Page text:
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Value provision

How do you price your magazine so that subscribers stay loyal? Knowing what keeps them awake at night will, says Michael Smith, enable you to deliver real value, and knowing the dynamics of your market sector will help you ensure that your price is right.

By Michael Smith

Price is the financial sacrifice made by a customer to gain value in excess of the sacrifice made to acquire it. For pricing to be truly efficient, the value added by the purchased product will render the price paid irrelevant to the purchaser. Pitch the price too high and, if the customer cannot see the added value, the result will be deflated sales. Pitch the price too low and the customer either becomes suspicious of your intent or is already the worst kind of customer: the price buyer. Self-evident value is the key to commercial success.

For smaller publishers, where product performance is crucial, often there will already be an understanding of what the publication does and why the customer needs it (although examples continue to crop up where this is not always the case). What is clear, however, is that the larger a publishing business becomes, the more it loses touch with its customer base. As boardrooms cease to focus on products and more on profit lines, so business decisions are taken which are increasingly alien to the readership.

Publisher complacency

I recently had the opportunity to meet with law librarians in practices across the south of England. Although many of them accepted that the books, subscriptions and online services they purchased were useful to their firms, they also had a number of complaints which can be summarised as follows:

1. The price of the services
2. The complacency of publishers
3. The proliferation of product updates
4. That there is no choice but to accept what is on offer

From a value perspective, the most significant of these issues is the second one. Complacency ultimately creates customers who start to look elsewhere. The other three elements are inextricably linked to complacency – or a publisher taking its eye off the ball.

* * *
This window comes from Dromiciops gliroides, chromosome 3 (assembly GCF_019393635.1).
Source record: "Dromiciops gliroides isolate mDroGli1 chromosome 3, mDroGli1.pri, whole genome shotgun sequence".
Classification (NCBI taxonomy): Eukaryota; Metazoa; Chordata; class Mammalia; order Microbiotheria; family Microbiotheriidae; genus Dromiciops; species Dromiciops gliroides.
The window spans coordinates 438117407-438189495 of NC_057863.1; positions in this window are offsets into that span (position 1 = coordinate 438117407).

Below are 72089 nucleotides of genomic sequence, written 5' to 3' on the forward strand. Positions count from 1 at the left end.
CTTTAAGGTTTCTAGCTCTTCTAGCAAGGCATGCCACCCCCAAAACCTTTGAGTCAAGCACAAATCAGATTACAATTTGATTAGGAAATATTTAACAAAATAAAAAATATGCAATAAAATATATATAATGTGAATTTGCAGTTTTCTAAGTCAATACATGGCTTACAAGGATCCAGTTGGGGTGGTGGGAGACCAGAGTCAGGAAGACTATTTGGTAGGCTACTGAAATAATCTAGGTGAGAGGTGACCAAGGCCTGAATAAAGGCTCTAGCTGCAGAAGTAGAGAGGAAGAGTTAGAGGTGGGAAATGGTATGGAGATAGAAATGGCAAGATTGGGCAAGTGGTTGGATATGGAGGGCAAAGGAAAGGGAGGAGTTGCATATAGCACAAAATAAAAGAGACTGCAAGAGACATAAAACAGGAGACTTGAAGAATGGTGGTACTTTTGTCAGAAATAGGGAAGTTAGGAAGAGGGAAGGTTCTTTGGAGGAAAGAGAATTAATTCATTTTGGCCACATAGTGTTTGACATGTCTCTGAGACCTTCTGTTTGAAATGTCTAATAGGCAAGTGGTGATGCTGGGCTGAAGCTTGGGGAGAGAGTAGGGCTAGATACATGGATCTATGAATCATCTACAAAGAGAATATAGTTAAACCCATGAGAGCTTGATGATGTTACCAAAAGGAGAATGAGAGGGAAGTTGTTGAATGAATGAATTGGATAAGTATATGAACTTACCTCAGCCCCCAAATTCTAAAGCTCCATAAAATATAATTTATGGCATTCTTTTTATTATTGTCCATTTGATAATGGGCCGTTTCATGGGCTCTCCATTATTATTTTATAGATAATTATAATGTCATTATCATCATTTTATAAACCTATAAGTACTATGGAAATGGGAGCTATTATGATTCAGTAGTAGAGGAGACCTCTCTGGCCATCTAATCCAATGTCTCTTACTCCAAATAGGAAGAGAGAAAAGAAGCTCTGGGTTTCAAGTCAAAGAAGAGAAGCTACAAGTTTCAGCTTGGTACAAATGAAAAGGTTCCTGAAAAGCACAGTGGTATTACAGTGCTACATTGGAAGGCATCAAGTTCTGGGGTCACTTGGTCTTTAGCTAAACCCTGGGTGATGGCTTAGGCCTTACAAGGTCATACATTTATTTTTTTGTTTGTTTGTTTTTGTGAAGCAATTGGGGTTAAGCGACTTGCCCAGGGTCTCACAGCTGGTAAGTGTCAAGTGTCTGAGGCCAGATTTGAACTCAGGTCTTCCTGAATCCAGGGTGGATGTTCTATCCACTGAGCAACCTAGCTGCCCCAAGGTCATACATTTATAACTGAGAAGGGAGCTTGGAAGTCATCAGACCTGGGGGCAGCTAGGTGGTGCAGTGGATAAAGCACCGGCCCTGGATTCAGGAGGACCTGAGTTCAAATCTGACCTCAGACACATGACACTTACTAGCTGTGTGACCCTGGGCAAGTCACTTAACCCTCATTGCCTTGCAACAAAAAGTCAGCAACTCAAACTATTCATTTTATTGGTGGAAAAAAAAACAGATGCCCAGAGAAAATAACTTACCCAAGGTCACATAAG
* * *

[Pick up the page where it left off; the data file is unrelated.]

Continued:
The need for a value-based company focus

Of course, this is not an issue exclusively confined to legal publishing. Increasingly, the larger a publishing company becomes, the more that key performance metrics matter – advertising revenues, subscriber numbers, renewal rates etc. This focus has then led to business decisions which can damage the customer / supplier relationship - focusing less on value delivery to the customer and more on revenue delivery to the publisher. Finance-based decisions (though of course crucial) betray a lack of understanding of the relationship between value, loyalty and revenue.

Examples include:

* Publishers in the late 1990s who launched online services offering no improved functionality over the print version.
* ‘Redesigned’ or ‘relaunched’ print publications, tied in with a price rise and extra pages, but with little or no content change.
* A B2C title relaunched as B2B without consulting or researching the consumer base – result: subscriber haemorrhage; extra marketing cost to acquire new subs.
* A relaunched electronic service using a new platform that was significantly less flexible than the old, causing the customers to question its value.

We know that subscription management is crucial to business success. We also need to reflect that for subscription management to be successful, value provision must be self evident to customers – not just at the point of sale but throughout the customer’s subscription life. In other words the product must deliver - consistently.

How to arrive at value

Of course, as businesses grow it is more and more difficult to keep a finger on the pulse of markets they serve. To help you, here is a brief, six point structure for ensuring lifetime product value provision.

1. Market Definition
Segmentation is crucial to your business. Analyse your target subscriber base and look at those segments which are large enough to be both actionable and profitable. Ignore the temptation to produce a catch-all product – you’ll end up with average customers.

2. Target Subscriber Analysis
This helps you position your product. Ask of the customer ‘what business issue keeps you awake at night’? Knowing the answer to this question will assist both the product definition and, crucially, that most essential of marketing staff – the copywriter.

3. Market Hot Button Analysis
Do you understand the financial stresses of your customers? Undertake research to understand the market’s performance norms. This could involve anything from profitability ratios to output standards. Your product needs to focus on improving those metrics for the customer.

4. Customer Phase Analysis
This is a difficult one to call, but where a customer’s business is in terms of the product life cycle will affect also the type of product and service they are looking for.

* Are they starting up? They may want products which will make them more effective in getting to their target markets.